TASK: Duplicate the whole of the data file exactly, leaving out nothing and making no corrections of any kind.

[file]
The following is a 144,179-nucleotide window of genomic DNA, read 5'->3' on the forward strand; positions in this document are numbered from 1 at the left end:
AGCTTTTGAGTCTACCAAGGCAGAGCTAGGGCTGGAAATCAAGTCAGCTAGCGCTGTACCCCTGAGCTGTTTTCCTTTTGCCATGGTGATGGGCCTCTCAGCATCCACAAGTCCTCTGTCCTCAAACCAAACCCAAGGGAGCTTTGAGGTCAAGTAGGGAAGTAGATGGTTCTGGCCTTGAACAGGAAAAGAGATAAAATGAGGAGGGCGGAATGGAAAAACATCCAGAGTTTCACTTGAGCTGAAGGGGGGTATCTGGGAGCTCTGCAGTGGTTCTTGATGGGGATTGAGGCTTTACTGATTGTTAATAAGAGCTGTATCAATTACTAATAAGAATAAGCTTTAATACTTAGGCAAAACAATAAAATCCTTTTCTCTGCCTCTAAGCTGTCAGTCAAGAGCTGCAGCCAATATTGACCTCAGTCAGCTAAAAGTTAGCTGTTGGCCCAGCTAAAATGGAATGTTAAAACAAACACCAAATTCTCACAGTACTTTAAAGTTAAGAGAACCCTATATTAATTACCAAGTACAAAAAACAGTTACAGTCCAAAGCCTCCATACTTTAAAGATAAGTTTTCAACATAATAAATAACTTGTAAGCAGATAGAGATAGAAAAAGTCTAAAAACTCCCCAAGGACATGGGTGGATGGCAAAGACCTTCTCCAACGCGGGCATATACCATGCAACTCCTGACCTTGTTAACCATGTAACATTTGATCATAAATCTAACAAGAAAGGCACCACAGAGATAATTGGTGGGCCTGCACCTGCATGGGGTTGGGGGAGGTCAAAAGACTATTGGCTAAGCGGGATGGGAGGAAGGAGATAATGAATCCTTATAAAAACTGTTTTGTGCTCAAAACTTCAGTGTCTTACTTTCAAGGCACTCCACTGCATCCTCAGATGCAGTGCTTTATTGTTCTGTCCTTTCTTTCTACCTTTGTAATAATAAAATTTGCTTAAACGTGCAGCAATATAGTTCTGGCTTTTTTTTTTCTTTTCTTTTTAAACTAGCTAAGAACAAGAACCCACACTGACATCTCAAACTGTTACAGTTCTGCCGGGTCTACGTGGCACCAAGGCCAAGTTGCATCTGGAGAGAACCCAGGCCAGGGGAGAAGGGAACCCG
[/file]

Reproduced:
The following is a 144,179-nucleotide window of genomic DNA, read 5'->3' on the forward strand; positions in this document are numbered from 1 at the left end:
AGCTTTTGAGTCTACCAAGGCAGAGCTAGGGCTGGAAATCAAGTCAGCTAGCGCTGTACCCCTGAGCTGTTTTCCTTTTGCCATGGTGATGGGCCTCTCAGCATCCACAAGTCCTCTGTCCTCAAACCAAACCCAAGGGAGCTTTGAGGTCAAGTAGGGAAGTAGATGGTTCTGGCCTTGAACAGGAAAAGAGATAAAATGAGGAGGGCGGAATGGAAAAACATCCAGAGTTTCACTTGAGCTGAAGGGGGGTATCTGGGAGCTCTGCAGTGGTTCTTGATGGGGATTGAGGCTTTACTGATTGTTAATAAGAGCTGTATCAATTACTAATAAGAATAAGCTTTAATACTTAGGCAAAACAATAAAATCCTTTTCTCTGCCTCTAAGCTGTCAGTCAAGAGCTGCAGCCAATATTGACCTCAGTCAGCTAAAAGTTAGCTGTTGGCCCAGCTAAAATGGAATGTTAAAACAAACACCAAATTCTCACAGTACTTTAAAGTTAAGAGAACCCTATATTAATTACCAAGTACAAAAAACAGTTACAGTCCAAAGCCTCCATACTTTAAAGATAAGTTTTCAACATAATAAATAACTTGTAAGCAGATAGAGATAGAAAAAGTCTAAAAACTCCCCAAGGACATGGGTGGATGGCAAAGACCTTCTCCAACGCGGGCATATACCATGCAACTCCTGACCTTGTTAACCATGTAACATTTGATCATAAATCTAACAAGAAAGGCACCACAGAGATAATTGGTGGGCCTGCACCTGCATGGGGTTGGGGGAGGTCAAAAGACTATTGGCTAAGCGGGATGGGAGGAAGGAGATAATGAATCCTTATAAAAACTGTTTTGTGCTCAAAACTTCAGTGTCTTACTTTCAAGGCACTCCACTGCATCCTCAGATGCAGTGCTTTATTGTTCTGTCCTTTCTTTCTACCTTTGTAATAATAAAATTTGCTTAAACGTGCAGCAATATAGTTCTGGCTTTTTTTTTTCTTTTCTTTTTAAACTAGCTAAGAACAAGAACCCACACTGACATCTCAAACTGTTACAGTTCTGCCGGGTCTACGTGGCACCAAGGCCAAGTTGCATCTGGAGAGAACCCAGGCCAGGGGAGAAGGGAACCCG